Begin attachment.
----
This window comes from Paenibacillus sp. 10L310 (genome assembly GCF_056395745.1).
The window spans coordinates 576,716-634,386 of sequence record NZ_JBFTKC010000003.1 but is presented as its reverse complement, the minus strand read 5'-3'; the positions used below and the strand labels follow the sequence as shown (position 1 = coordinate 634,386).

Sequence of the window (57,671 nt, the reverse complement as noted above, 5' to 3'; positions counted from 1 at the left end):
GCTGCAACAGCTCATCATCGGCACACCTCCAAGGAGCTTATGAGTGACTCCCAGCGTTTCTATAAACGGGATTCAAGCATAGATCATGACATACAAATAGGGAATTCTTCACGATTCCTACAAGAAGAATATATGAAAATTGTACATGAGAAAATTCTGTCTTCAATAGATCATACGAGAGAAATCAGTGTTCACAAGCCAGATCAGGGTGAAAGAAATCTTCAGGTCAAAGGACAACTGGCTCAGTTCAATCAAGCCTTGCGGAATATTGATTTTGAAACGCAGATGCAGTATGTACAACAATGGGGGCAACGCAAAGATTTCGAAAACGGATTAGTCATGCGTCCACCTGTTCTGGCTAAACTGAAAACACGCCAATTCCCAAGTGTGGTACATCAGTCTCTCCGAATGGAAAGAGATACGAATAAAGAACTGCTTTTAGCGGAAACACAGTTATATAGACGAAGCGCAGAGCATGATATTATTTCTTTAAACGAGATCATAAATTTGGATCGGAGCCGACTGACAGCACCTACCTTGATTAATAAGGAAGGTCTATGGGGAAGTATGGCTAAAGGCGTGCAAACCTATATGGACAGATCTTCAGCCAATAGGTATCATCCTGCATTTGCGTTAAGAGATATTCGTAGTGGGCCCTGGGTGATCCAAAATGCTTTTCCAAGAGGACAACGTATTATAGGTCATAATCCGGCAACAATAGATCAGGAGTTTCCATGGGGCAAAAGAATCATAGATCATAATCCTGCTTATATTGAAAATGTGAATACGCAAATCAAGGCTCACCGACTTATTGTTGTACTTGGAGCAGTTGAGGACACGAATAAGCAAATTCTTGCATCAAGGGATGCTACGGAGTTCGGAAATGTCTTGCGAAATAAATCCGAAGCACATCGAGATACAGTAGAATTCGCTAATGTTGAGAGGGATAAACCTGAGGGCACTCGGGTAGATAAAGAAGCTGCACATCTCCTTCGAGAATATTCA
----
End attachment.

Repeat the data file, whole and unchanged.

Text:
This window comes from Paenibacillus sp. 10L310 (genome assembly GCF_056395745.1).
The window spans coordinates 576,716-634,386 of sequence record NZ_JBFTKC010000003.1 but is presented as its reverse complement, the minus strand read 5'-3'; the positions used below and the strand labels follow the sequence as shown (position 1 = coordinate 634,386).

Sequence of the window (57,671 nt, the reverse complement as noted above, 5' to 3'; positions counted from 1 at the left end):
GCTGCAACAGCTCATCATCGGCACACCTCCAAGGAGCTTATGAGTGACTCCCAGCGTTTCTATAAACGGGATTCAAGCATAGATCATGACATACAAATAGGGAATTCTTCACGATTCCTACAAGAAGAATATATGAAAATTGTACATGAGAAAATTCTGTCTTCAATAGATCATACGAGAGAAATCAGTGTTCACAAGCCAGATCAGGGTGAAAGAAATCTTCAGGTCAAAGGACAACTGGCTCAGTTCAATCAAGCCTTGCGGAATATTGATTTTGAAACGCAGATGCAGTATGTACAACAATGGGGGCAACGCAAAGATTTCGAAAACGGATTAGTCATGCGTCCACCTGTTCTGGCTAAACTGAAAACACGCCAATTCCCAAGTGTGGTACATCAGTCTCTCCGAATGGAAAGAGATACGAATAAAGAACTGCTTTTAGCGGAAACACAGTTATATAGACGAAGCGCAGAGCATGATATTATTTCTTTAAACGAGATCATAAATTTGGATCGGAGCCGACTGACAGCACCTACCTTGATTAATAAGGAAGGTCTATGGGGAAGTATGGCTAAAGGCGTGCAAACCTATATGGACAGATCTTCAGCCAATAGGTATCATCCTGCATTTGCGTTAAGAGATATTCGTAGTGGGCCCTGGGTGATCCAAAATGCTTTTCCAAGAGGACAACGTATTATAGGTCATAATCCGGCAACAATAGATCAGGAGTTTCCATGGGGCAAAAGAATCATAGATCATAATCCTGCTTATATTGAAAATGTGAATACGCAAATCAAGGCTCACCGACTTATTGTTGTACTTGGAGCAGTTGAGGACACGAATAAGCAAATTCTTGCATCAAGGGATGCTACGGAGTTCGGAAATGTCTTGCGAAATAAATCCGAAGCACATCGAGATACAGTAGAATTCGCTAATGTTGAGAGGGATAAACCTGAGGGCACTCGGGTAGATAAAGAAGCTGCACATCTCCTTCGAGAATATTCA